You see, more than 700,000 people died globally from bacterial infections last year — 35,000 of them in the U.S. If we do nothing, that number could grow to 10 million annually by 2050, according to a United Nations report.

The problem? Antibiotic overuse at the doctor’s office or in livestock and farming practices. We used a lot of drugs over time to kill off all the bad bacteria — but it only killed off most, not all, of the bad bacteria. And, as the famous line from Jeff Goldblum in Jurassic Park goes, “life finds a way.”

Enter Felix, a biotech startup in the latest Y Combinator batch that thinks it has a novel approach to keeping bacterial infections at bay – viruses.

Phage killing bacteria in a petri dish

It seems weird in a time of widespread concern over the corona virus to be looking at any virus in a good light but as co-founder Robert McBride explains it, Felix’s key technology allows him to target his virus to specific sites on bacteria. This not only kills off the bad bacteria but can also halt its ability to evolve and once more become resistant.

But the idea to use a virus to kill off bacteria is not necessarily new. Bacteriophages, or viruses that can “infect” bacteria, were first discovered by an English researcher in 1915 and commercialized phage therapy began in the U.S. in the 1940’s through Eli Lilly and Company. Right about then antibiotics came along and Western scientists just never seemed to explore the therapy further.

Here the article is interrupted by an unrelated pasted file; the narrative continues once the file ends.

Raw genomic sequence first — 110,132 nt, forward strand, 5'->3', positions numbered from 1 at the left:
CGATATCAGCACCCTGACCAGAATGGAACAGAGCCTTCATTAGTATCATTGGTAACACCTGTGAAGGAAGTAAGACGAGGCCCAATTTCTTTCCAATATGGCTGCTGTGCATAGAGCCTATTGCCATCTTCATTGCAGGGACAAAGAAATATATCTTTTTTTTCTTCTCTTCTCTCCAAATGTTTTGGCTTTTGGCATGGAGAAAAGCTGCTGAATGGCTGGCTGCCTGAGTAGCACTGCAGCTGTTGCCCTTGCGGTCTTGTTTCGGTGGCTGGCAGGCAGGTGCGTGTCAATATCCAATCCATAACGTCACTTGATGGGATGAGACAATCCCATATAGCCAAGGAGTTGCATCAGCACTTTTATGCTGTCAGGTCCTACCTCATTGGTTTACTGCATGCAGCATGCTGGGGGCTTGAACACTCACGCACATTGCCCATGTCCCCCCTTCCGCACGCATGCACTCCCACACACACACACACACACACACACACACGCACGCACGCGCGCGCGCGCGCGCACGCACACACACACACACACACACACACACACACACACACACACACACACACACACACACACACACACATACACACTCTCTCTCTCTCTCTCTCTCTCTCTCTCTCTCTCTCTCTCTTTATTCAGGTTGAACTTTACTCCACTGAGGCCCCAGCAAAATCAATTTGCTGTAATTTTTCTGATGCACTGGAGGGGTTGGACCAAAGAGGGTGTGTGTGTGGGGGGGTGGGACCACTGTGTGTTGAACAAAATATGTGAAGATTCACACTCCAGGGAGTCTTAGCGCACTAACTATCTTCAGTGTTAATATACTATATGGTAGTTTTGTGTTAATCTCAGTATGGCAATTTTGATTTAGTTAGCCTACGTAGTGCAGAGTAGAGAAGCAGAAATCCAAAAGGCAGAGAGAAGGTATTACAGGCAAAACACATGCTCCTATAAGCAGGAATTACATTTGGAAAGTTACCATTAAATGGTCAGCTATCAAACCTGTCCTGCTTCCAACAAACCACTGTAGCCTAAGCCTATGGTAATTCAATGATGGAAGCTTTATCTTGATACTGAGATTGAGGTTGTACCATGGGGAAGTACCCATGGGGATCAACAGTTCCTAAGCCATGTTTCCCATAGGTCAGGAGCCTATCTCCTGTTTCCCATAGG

However, with too few new solutions being offered and the standard drug model not working effectively to combat the situation, McBride believes his company can put phage therapy back at the forefront.

Already Felix has tested its solution on an initial group of 10 people to demonstrate its approach.

Felix researcher helping cystic fibrosis patient Ella Balasa through phage therapy

“We can develop therapies in less time and for less money than traditional antibiotics because we are targeting orphan indications and we already know our therapy can work in humans,” McBride told TechCrunch . “We argue that our approach, which re-sensitizes bacteria to traditional antibiotics could be a first line therapy.”

Felix plans to deploy its treatment for bacterial infections in those suffering from cystic fibrosis first as these patients tend to require a near constant stream of antibiotics to combat lung infections.

The next step will be to conduct a small clinical trial involving 30 people, then, as the scientific research and development model tends to go, a larger human trial before seeking FDA approval. But McBride hopes his viral solution will prove itself out in time to help the coming onslaught of antibiotic resistance.

“We know the antibiotic resistant challenge is large now and is only going to get worse,” McBride said. “We have an elegant technological solution to this challenge and we know our treatment can work. We want to contribute to a future in which these infections do not kill more than 10 million people a year, a future we can get excited about.”